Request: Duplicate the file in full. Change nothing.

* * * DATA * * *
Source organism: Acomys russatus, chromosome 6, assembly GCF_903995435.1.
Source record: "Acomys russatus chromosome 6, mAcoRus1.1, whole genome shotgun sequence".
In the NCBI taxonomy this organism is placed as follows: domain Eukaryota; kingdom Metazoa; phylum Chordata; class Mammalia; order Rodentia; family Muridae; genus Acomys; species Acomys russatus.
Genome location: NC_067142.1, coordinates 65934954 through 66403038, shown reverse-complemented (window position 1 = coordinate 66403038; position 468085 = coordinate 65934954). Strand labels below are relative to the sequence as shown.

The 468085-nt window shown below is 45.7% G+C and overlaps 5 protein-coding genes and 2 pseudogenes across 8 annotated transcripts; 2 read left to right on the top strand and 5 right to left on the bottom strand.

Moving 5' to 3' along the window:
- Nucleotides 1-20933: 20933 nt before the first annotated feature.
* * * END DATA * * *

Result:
Source organism: Acomys russatus, chromosome 6, assembly GCF_903995435.1.
Source record: "Acomys russatus chromosome 6, mAcoRus1.1, whole genome shotgun sequence".
In the NCBI taxonomy this organism is placed as follows: domain Eukaryota; kingdom Metazoa; phylum Chordata; class Mammalia; order Rodentia; family Muridae; genus Acomys; species Acomys russatus.
Genome location: NC_067142.1, coordinates 65934954 through 66403038, shown reverse-complemented (window position 1 = coordinate 66403038; position 468085 = coordinate 65934954). Strand labels below are relative to the sequence as shown.

The 468085-nt window shown below is 45.7% G+C and overlaps 5 protein-coding genes and 2 pseudogenes across 8 annotated transcripts; 2 read left to right on the top strand and 5 right to left on the bottom strand.

Moving 5' to 3' along the window:
- Nucleotides 1-20933: 20933 nt before the first annotated feature.